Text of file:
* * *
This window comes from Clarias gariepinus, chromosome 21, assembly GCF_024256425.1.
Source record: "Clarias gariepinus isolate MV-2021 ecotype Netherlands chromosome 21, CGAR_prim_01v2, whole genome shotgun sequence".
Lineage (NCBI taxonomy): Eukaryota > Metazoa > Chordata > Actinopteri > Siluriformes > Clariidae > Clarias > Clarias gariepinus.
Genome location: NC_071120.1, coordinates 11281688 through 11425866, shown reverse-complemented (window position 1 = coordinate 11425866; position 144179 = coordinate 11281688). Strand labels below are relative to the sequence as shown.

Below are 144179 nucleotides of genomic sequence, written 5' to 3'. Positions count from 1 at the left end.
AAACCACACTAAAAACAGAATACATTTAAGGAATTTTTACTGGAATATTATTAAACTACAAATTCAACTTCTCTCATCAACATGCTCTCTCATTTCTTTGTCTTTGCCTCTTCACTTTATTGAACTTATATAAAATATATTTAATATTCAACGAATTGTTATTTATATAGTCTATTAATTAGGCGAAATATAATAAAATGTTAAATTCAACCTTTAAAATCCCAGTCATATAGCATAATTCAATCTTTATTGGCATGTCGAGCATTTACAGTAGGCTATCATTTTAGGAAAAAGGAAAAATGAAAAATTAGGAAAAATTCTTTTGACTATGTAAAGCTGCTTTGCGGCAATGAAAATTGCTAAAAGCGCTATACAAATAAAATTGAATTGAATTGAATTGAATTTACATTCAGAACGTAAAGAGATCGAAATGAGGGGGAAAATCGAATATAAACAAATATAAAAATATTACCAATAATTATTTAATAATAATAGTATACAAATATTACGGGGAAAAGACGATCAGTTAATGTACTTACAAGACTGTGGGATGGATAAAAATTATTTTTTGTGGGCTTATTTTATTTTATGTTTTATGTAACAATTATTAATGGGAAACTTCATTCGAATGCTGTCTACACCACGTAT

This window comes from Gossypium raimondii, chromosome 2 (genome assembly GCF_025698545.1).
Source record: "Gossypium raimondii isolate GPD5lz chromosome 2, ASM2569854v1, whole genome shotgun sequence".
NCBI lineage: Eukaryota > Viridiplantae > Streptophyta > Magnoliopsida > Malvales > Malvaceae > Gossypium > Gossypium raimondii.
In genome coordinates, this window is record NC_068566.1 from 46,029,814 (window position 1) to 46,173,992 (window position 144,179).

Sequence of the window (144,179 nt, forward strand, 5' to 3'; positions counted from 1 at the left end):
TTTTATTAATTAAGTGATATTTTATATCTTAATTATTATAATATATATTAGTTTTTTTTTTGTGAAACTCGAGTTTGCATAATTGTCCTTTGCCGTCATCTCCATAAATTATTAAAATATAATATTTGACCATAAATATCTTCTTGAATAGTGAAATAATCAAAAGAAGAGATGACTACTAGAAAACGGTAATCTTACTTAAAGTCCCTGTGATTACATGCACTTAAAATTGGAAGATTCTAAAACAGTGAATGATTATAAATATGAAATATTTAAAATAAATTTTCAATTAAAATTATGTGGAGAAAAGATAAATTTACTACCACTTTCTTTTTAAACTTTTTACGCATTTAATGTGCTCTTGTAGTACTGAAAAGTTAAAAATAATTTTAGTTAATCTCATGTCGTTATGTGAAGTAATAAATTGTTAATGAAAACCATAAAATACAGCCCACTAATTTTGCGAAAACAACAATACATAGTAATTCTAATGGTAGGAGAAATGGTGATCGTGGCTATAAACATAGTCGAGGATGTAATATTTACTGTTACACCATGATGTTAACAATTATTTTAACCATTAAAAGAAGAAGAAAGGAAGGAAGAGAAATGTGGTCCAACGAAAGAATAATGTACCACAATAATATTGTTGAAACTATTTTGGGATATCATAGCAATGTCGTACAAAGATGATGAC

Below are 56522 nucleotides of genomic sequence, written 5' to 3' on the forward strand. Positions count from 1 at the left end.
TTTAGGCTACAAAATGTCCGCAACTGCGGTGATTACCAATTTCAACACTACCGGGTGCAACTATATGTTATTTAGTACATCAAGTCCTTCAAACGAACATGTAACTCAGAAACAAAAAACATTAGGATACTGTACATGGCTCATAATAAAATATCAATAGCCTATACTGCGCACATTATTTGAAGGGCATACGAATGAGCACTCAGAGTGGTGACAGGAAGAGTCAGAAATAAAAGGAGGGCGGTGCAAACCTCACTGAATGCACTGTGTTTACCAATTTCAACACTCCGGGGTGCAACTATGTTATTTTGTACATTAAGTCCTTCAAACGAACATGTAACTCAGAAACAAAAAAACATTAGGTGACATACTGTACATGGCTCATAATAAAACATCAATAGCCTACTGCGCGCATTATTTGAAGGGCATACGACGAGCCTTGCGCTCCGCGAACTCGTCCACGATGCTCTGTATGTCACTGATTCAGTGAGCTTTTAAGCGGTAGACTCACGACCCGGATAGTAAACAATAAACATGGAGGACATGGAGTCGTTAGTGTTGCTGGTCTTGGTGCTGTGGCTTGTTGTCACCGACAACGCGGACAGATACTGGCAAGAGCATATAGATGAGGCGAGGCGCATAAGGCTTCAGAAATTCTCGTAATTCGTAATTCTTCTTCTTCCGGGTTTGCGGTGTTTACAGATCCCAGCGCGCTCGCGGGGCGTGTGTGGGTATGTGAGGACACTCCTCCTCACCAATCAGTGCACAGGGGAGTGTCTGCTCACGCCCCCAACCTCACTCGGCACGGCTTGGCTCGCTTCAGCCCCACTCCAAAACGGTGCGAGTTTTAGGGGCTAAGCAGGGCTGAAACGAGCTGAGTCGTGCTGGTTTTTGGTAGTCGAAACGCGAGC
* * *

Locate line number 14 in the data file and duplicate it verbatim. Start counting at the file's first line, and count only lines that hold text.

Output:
TTTAGGCTACAAAATGTCCGCAACTGCGGTGATTACCAATTTCAACACTACCGGGTGCAACTATATGTTATTTAGTACATCAAGTCCTTCAAACGAACATGTAACTCAGAAACAAAAAACATTAGGATACTGTACATGGCTCATAATAAAATATCAATAGCCTATACTGCGCACATTATTTGAAGGGCATACGAATGAGCACTCAGAGTGGTGACAGGAAGAGTCAGAAATAAAAGGAGGGCGGTGCAAACCTCACTGAATGCACTGTGTTTACCAATTTCAACACTCCGGGGTGCAACTATGTTATTTTGTACATTAAGTCCTTCAAACGAACATGTAACTCAGAAACAAAAAAACATTAGGTGACATACTGTACATGGCTCATAATAAAACATCAATAGCCTACTGCGCGCATTATTTGAAGGGCATACGACGAGCCTTGCGCTCCGCGAACTCGTCCACGATGCTCTGTATGTCACTGATTCAGTGAGCTTTTAAGCGGTAGACTCACGACCCGGATAGTAAACAATAAACATGGAGGACATGGAGTCGTTAGTGTTGCTGGTCTTGGTGCTGTGGCTTGTTGTCACCGACAACGCGGACAGATACTGGCAAGAGCATATAGATGAGGCGAGGCGCATAAGGCTTCAGAAATTCTCGTAATTCGTAATTCTTCTTCTTCCGGGTTTGCGGTGTTTACAGATCCCAGCGCGCTCGCGGGGCGTGTGTGGGTATGTGAGGACACTCCTCCTCACCAATCAGTGCACAGGGGAGTGTCTGCTCACGCCCCCAACCTCACTCGGCACGGCTTGGCTCGCTTCAGCCCCACTCCAAAACGGTGCGAGTTTTAGGGGCTAAGCAGGGCTGAAACGAGCTGAGTCGTGCTGGTTTTTGGTAGTCGAAACGCGAGC